In this section, we guide you through the main stages of the writing process. Links are provided to AWELU resources that are of relevance during different stages of writing.

Most of the resources here are of a general kind and will thus be of use both to essay writers and to writers within other genres. Some texts are mainly aimed at students who are new to academic writing in English, and who might need help in finding their way around the various resources offered on the AWELU platform.

Instructional video from the free online MOOC "Writing in English at University" which was developed at Lund University in 2016.

What is the "writing process"?

Writing can be seen as a process in which a text develops and changes all the way from first ideas to finished text. By revising and rewriting, writers develop their thinking and their texts during this process. The writing process is often presented graphically in a manner which indicates the linear, but also cyclical nature of writing; as the text develops, writers return to previous stages of the process to make additions and to revise their texts.

In process-oriented writing courses, there is thus a focus on text-production as process rather than as product. This means that students do not hand in a text for summative assessment but focus is placed on pre-writing and re-writing of the text, and students receive formative assessment during the writing process.

The writing process can be divided into several stages. The work that is done before the writing begins, when material is collected and ideas are developed, is often referred to as the pre-writing stage or the invention stage. The actual writing of the text is often divided into stages such as drafting and revising, and the last phase of the writing process (often referred to as the rewriting stage) consists of the stages of editing, proofreading and publishing.

The AWELU resources for the writing process have been divided into three parts, each one addressing a major stage in the writing process:

It is important to note that the stages of the writing process are not fixed, and that writers go back and forth between them. Rewriting at all stages will involve editing, for instance, and during the final stage of the writing process, many writers see a need to add new pieces of text, thus returning to the pre-writing stage.

For further reading: Text as process, not as product (click to expand)

In process-oriented writing, the focus is on the development of the text rather than on the finished product; the focus has shifted from text as product to text as process (Murray, 1972). This means that when the focus is on the writing of the text, much focus is also placed on pre-writing and re-writing activities, and the writer has a chance to develop and improve the text before it is submitted for final.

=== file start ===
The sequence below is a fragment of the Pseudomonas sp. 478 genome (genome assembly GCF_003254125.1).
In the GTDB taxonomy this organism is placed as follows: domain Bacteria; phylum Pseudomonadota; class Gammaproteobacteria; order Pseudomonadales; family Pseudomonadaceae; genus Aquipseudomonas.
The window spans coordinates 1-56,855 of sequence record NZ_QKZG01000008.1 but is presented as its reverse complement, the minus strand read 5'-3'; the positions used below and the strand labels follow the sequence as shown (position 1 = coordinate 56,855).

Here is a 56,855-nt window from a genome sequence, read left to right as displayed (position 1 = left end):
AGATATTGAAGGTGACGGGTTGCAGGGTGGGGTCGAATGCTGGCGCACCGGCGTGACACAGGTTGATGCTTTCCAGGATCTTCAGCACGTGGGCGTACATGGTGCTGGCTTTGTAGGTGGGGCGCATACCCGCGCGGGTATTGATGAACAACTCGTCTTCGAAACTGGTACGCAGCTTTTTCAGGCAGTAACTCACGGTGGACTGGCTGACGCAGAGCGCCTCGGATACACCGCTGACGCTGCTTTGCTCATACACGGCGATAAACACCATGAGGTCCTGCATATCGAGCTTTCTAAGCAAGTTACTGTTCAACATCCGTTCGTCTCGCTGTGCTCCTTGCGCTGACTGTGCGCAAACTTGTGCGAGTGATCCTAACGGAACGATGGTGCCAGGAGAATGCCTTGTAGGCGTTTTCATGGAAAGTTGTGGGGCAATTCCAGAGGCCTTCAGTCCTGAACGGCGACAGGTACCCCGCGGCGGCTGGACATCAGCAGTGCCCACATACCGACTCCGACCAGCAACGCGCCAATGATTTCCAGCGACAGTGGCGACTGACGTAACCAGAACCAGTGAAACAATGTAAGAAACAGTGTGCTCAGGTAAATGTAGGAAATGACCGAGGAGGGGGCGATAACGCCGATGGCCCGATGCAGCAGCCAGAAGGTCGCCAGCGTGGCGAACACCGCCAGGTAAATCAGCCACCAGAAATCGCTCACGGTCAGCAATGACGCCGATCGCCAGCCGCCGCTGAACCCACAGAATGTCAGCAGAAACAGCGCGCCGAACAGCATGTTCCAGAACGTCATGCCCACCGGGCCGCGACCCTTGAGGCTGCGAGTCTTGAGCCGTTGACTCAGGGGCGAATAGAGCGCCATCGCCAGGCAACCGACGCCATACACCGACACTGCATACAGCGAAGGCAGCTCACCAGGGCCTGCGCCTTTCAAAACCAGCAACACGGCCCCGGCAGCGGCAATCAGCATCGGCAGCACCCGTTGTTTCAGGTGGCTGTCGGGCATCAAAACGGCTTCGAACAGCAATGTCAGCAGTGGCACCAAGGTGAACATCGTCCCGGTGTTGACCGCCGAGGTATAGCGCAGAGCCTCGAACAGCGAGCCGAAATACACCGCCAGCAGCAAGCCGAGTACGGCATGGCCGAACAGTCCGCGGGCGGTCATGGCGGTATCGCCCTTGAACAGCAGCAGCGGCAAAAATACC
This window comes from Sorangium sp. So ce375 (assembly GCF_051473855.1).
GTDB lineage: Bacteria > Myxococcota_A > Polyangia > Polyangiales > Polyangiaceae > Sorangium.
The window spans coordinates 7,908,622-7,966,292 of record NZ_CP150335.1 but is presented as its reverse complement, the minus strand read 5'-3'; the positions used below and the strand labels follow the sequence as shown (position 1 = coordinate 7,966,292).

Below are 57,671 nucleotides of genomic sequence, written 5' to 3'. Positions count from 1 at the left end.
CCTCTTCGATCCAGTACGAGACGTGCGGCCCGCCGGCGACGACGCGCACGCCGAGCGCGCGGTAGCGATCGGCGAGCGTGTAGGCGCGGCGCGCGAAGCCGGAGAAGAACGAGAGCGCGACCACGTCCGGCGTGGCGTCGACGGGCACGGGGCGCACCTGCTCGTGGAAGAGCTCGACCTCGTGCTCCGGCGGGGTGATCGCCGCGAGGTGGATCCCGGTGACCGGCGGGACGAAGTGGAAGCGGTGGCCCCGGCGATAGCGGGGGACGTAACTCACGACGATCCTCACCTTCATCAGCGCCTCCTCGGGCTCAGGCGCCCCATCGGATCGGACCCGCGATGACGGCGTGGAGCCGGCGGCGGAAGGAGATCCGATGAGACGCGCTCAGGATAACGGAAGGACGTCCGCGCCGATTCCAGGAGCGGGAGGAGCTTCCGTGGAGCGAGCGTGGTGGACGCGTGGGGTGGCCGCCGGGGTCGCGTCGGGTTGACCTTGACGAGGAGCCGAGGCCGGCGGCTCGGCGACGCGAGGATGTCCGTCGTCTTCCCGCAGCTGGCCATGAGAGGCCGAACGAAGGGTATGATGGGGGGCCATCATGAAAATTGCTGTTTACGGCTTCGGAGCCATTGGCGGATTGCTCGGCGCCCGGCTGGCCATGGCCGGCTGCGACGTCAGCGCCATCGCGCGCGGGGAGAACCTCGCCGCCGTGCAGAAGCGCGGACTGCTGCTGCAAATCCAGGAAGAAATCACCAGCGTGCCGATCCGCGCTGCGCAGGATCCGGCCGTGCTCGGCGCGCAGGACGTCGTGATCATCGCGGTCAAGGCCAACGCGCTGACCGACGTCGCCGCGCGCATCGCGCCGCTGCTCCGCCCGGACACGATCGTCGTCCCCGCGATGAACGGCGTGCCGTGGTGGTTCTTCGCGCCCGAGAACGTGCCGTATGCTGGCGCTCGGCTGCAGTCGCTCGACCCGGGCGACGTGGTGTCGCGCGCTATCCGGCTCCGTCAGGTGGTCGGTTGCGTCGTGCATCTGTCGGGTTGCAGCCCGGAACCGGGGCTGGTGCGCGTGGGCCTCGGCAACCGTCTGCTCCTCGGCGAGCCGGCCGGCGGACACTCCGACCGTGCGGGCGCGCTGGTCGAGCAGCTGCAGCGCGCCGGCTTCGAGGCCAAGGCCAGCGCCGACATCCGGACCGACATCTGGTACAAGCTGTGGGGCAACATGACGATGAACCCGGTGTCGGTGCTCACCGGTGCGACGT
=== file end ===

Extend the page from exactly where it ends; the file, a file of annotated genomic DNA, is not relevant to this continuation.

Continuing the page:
For an overview of the development of process-oriented composition theory, including aspects such as collaborative learning, computer technologies, and multiculturalism, see Gleason (2001):

Two early, but still relevant, texts on the writing process were written by D. Gordon Rohman (1965) and by Donald M. Murray (1972):

  • Rohman, D.G. (1965). Pre-Writing: The Stage of Discovery in the Writing Process. College Composition and Communication, 16, 106-112.
  • Murray, D.M. (2003). Teach Writing as a process not product. In V. Villanueva (Ed.), Cross-talk in comp theory: A reader. Urbana, Ill.: National Council of Teachers of English.

What is academic writing?

Academic writing is characterised by formality and by disciplinary conventions. Read about this here:

There are some stylistic aspects of writing that writers need to be aware of in order to successfully communicate with their readers. Below are links to AWELU resources that may be of use:

Our focus here is on writing

As the focus of the AWELU platform is on writing, we do not discuss what can be referred to as the research process. Research often goes hand in hand with writing, and there are, of course, aspects that overlap, but as procedures for choosing topic, method and approach vary greatly between different fields and disciplines, our focus is limited to aspects directly linked to writing.

Students will receive guidelines and information from their departments regarding what is expected regarding choice of topic, method and approach. Many departments also have guidelines for written work (preferred format, reference style, etc.).